Social context matters in the course of psychosis.
Recent research findings on the effects of immigration and of minority status within a community appear to strengthen the case for an effect of social context on psychosis, said Ezra Susser, M.D., Dr.P.H., at APA's 2009 Institute on Psychiatric Services in New York in October.
"Schizophrenia has its origins in early brain development, but unlike some other neurodevelopmental disorders, the trajectory is not predetermined and the disorder may be partially reversible," Susser said. "Psychosis has a heterogenous course and outcome that can be affected by family relationships, treatment, and the sociocultural environment in which the patient lives."
Susser outlined a history of research on social context in psychosis beginning with the DosMed (Determinants of Outcome of Severe Mental Disorders) Study, published in 1986. This study surprised some people because its findings indicated that outcomes appeared to be better in developing countries than in developed countries and that there was a 10-fold higher rate of nonaffective acute remitting psychoses in developed countries.
Susser said the DosMed report was an exception during an era of overall decline in studies of social context. This decline was due in part to what he called "the myth of 1 percent"—the conventional wisdom that the prevalence of schizophrenia was always and everywhere 1 percent of a given population; it was also due in part to emerging evidence that psychosis was not inversely related to the socioeconomic status of the family of origin.
"This led most, though not all, researchers to abandon the search for social clues to the disorder," Susser said. He is professor of epidemiology at Columbia University's Mailman School of Public Health and a professor of psychiatry at the New York State Psychiatric Institute.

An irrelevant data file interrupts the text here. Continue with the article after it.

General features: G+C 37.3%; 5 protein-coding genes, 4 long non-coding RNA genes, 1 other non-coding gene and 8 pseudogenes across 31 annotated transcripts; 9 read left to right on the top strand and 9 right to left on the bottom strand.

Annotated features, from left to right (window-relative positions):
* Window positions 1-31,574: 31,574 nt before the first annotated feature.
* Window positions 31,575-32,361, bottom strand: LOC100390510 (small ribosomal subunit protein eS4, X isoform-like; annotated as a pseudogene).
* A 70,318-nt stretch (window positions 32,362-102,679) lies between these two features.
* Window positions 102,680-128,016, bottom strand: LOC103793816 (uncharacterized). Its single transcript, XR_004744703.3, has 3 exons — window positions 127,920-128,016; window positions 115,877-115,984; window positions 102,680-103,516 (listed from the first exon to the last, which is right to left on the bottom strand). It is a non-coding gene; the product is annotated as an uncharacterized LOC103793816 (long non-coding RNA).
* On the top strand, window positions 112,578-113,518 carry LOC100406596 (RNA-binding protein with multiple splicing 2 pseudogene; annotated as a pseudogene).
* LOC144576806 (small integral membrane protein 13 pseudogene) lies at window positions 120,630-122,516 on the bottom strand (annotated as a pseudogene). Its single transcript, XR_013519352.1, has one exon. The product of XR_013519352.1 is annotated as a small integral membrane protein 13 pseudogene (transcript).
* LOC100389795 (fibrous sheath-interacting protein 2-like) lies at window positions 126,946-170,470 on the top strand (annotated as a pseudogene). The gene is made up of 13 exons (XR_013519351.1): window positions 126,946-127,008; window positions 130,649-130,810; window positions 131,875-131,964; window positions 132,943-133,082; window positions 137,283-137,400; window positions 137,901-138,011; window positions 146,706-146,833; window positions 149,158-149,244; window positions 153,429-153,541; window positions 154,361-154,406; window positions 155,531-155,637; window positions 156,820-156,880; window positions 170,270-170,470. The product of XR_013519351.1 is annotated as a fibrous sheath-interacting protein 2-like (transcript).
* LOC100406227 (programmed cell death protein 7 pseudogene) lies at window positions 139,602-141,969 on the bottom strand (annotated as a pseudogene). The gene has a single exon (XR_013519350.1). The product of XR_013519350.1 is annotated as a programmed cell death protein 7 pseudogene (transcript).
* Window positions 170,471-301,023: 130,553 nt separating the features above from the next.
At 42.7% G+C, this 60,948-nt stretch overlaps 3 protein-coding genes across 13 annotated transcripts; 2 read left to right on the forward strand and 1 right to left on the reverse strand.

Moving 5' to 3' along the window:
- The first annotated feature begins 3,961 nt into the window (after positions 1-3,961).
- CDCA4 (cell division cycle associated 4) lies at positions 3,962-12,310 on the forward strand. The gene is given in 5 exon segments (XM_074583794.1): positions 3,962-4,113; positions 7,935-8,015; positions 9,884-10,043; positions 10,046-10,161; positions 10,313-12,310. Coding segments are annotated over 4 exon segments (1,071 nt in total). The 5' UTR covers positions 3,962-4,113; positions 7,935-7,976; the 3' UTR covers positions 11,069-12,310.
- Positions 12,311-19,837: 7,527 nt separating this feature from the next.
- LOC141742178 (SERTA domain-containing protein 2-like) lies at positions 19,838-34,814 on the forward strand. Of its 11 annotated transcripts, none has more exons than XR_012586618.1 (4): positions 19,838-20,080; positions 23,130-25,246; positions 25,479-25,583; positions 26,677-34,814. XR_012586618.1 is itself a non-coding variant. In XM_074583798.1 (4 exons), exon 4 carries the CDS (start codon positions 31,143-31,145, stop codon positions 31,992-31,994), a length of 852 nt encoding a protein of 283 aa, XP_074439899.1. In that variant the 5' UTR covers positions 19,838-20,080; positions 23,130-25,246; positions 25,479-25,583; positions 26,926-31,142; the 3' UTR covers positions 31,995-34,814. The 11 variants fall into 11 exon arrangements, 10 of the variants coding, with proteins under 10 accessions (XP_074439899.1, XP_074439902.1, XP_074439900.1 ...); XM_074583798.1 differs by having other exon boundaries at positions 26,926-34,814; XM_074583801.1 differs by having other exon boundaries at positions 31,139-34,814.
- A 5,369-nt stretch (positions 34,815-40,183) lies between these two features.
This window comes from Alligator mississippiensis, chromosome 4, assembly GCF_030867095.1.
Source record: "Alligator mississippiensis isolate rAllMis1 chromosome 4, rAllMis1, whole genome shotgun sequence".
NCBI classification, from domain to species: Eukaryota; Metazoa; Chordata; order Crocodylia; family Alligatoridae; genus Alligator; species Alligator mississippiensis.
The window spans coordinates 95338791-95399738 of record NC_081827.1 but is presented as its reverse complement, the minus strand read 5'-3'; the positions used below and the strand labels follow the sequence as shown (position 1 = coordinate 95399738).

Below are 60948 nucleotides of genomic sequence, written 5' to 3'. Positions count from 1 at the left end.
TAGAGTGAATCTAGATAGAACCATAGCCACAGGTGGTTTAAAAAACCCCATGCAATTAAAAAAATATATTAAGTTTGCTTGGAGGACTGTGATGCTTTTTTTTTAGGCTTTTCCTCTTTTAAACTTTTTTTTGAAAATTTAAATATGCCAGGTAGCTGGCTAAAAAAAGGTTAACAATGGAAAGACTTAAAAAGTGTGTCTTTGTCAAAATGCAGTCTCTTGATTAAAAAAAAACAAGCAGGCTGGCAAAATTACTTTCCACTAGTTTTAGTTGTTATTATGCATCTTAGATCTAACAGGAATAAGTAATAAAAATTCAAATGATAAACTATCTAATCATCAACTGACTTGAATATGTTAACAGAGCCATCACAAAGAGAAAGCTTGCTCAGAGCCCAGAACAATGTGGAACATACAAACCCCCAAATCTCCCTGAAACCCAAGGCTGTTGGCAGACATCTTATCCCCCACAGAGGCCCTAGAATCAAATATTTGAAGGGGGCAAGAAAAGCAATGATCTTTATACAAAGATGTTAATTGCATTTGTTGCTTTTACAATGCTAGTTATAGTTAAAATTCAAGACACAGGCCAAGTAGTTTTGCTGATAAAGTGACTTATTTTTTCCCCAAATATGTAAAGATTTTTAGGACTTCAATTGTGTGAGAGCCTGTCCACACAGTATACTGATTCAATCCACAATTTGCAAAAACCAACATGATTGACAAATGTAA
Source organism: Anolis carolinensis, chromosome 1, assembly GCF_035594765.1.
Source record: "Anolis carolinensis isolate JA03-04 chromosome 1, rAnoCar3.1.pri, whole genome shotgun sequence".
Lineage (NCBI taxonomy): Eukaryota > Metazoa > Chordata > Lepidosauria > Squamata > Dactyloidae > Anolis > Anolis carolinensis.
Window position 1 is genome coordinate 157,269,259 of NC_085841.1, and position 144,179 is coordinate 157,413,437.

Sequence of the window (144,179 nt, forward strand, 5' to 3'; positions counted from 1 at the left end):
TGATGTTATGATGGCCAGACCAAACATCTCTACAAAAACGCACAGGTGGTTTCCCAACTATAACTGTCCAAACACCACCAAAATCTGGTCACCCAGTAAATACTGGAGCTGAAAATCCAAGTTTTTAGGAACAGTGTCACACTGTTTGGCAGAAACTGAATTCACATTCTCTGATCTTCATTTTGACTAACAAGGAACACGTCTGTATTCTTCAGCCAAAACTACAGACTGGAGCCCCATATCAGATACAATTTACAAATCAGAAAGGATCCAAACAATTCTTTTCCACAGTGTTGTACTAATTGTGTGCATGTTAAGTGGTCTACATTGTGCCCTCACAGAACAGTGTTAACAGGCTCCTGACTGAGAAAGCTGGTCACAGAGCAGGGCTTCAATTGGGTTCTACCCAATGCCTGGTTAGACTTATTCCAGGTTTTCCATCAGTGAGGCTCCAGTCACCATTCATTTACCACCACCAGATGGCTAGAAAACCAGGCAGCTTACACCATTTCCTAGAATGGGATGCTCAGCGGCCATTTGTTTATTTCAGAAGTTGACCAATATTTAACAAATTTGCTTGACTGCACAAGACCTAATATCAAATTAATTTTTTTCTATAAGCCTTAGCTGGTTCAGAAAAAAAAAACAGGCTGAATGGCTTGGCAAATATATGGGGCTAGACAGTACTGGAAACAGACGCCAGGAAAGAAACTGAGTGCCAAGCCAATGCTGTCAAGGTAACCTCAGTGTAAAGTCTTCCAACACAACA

More recently, he said, the search for social clues in the course and outcome of psychosis has been revived with the emergence of epigenetics—the study of the way gene expression can be altered by forces, including environmental ones, other than changes in basic DNA structure. And research published within the last two years looking at immigration and the effect of discrimination and minority status within a community has added powerful new evidence of the influence of social context.
Today, the study of social context and psychosis is illustrated by research on the effects of paternal age, "urbanicity," cannabis use, and immigrant and minority status.
Societal factors influence the age at which parents bear children, and older paternal age has been associated with greater risk of psychosis in offspring. The latter is believed to be due to either the accumulation of toxic exposures with aging that affect DNA or simply an increase in errors in DNA replication with aging, Susser said.
Similarly, studies have reported an increased risk of schizophrenia with use of cannabis, as well as a dose-response relationship between cannabis use and psychosis. "Contextual influences on cannabis use include social norms, drug policies, and generational effects," Susser said.
A number of studies in recent years have indicated that "urbanicity," or urban living, is associated with an increased risk of psychosis. A prominent theory for explaining the association, Susser said, points to the quantity of "salient events"—intrusive experiences that command attention—associated with urban living and the evidence that schizophrenia may be a disorder of "salience regulation."
The sheer number of salient events may overwhelm the ability of the at-risk individual to organize and regulate his or her environment, Susser explained.